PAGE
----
- Annedore Wilmes
- Fri, Mar 3, 2017
Noah Isenberg, director of screen studies at The New School and a member of the LBI’s Academic Advisory Board, is the author of a new history of the iconic film Casablanca that focuses on the role of refugees from Nazi-occupied Europe in the making of the film. LBI News spoke to Isenberg about his research.
How many times have you watched Casablanca?
I suspect I may have surpassed the one hundred mark, possibly close to one hundred and fifty at this point. The odd thing, I never tire of it; somehow, I’m not sure how, it remains fresh each time.
What does it mean for a movie like this that large parts of its cast were themselves refugees?
It simply wouldn’t be the same film without the deep cast of refugee actors playing refugees—or, in some cases, Nazis—on screen. They’re what gives a film that was made on the sound stages and back lot of Warner Bros., in Burbank, California, a striking sense of authenticity. Their accents, their gestures, and manners endow the film not only with a Middle European charm, but with the immediacy of the refugee story that these actors, and their own life stories, help to convey.
You write that “to tell the story on the Hollywood screen in 1942, these refugees would have to be stripped of any obvious ethnic or religious affiliation.” How and when did the cinematic representation of Jewish lives become more explicit?
In Hollywood, from the decades that separate The Jazz Singer (1927) and Gentleman’s Agreement (1947), you really don’t have any overt reference to Jews on screen. There are plenty of subtle intimations, like those you have in Casablanca, but nothing direct or unambiguous. And it takes another decade or so for movies to address the issue of Nazi persecution of the Jews during the war. Audiences may not have been ready for it in the early 1940s, and regardless, the censors—both the Production Code Administration and the Office of War Information—likely would have prevented explicit reference to Jews in a film likeCasablanca. Among the reams of studio memoranda that I read, I never encountered a single mention of this question of how Jewish refugees should be depicted.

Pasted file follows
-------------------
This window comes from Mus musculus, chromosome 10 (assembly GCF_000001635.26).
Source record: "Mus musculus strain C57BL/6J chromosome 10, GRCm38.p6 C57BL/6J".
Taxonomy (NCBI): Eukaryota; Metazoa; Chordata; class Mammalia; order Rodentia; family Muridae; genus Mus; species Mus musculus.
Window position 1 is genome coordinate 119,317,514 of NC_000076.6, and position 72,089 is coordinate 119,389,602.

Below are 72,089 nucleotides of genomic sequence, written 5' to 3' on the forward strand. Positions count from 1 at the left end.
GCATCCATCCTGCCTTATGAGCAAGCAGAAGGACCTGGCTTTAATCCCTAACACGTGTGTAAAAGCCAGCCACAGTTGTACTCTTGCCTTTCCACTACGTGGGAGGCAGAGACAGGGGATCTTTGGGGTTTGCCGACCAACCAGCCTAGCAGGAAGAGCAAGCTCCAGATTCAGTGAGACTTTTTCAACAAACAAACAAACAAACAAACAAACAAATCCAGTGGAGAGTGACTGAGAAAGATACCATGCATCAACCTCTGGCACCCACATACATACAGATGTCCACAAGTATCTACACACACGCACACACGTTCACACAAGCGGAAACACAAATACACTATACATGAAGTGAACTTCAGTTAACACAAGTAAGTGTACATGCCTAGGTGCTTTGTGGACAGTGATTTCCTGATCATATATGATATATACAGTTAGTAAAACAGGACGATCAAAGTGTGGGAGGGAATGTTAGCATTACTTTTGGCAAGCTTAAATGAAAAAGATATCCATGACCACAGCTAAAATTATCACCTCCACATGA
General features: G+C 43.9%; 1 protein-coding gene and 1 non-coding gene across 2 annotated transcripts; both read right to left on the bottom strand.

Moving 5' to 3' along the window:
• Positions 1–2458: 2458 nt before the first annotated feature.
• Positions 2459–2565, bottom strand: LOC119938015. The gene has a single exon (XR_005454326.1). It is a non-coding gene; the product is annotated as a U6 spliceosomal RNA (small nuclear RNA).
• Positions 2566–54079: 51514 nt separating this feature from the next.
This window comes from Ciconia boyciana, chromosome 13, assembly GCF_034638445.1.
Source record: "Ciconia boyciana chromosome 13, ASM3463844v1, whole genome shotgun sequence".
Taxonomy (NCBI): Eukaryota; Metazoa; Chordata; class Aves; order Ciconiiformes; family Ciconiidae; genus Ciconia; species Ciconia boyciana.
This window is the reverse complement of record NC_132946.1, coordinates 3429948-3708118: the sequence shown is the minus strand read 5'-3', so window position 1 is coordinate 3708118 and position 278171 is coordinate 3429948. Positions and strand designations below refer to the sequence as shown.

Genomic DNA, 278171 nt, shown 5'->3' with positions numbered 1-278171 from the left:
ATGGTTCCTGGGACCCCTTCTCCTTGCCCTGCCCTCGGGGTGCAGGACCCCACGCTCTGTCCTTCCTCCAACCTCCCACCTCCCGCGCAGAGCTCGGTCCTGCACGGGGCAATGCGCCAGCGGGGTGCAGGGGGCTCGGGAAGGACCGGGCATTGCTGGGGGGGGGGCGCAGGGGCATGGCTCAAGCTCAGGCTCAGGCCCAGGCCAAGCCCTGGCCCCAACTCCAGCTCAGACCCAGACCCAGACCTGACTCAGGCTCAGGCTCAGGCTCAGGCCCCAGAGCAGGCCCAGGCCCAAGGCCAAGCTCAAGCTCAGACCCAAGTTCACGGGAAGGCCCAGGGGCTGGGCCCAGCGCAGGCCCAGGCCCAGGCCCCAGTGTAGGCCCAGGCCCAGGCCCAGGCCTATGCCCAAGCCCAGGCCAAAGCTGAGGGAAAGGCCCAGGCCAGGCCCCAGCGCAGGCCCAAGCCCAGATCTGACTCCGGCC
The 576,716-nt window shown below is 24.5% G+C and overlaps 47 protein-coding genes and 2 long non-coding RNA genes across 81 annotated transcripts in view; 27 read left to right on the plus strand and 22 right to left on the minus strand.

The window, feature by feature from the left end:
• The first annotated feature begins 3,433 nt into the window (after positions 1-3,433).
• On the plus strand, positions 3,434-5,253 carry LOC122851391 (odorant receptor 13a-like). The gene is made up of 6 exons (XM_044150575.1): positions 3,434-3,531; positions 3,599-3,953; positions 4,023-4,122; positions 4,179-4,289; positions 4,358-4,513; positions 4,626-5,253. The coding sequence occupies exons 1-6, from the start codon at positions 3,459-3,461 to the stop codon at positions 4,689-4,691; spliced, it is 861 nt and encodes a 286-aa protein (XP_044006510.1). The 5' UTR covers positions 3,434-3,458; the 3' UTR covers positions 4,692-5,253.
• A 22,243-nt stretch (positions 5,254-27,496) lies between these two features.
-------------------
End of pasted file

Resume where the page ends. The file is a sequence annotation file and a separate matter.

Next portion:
Tell us about your encounters with the descendants of those who worked on the film.
I live in the same neighborhood of Brooklyn as Anya Epstein, granddaughter of Philip Epstein and grandniece of Julius Epstein, the twin brothers who co-wrote the Academy Award-winning screenplay with Howard Koch. Anya and I met for coffee a couple of times while I was working on the book, and I interviewed her about the family legacy. She is a highly accomplished television writer, whose credits include Homicide and In Treatment, but she long felt that she could never go into screenwriting because of the crippling pressure that came with it, knowing what her grandfather and great uncle were able to achieve.
Her own father, Leslie Epstein, is also an acclaimed novelist and head of the graduate writing program at Boston University. He and I also spoke about the legacy that he carries in his own work, some of which draws on the very story of Casablanca.
What is your favorite scene in the movie?
One of my favorite scenes, which sets the tenor for a central chapter of the book, is the short exchange between the elderly couple, Herr and Frau Leuchtag, played by the Austrian and German-born refugee actors Ludwig Stössel and Ilka Grüning, en route to America. When they rehearse their wooden English for Carl the waiter (S.Z. Sakall), they open a small window onto the refugee experience, shown in a comedic light but enormously poignant nonetheless.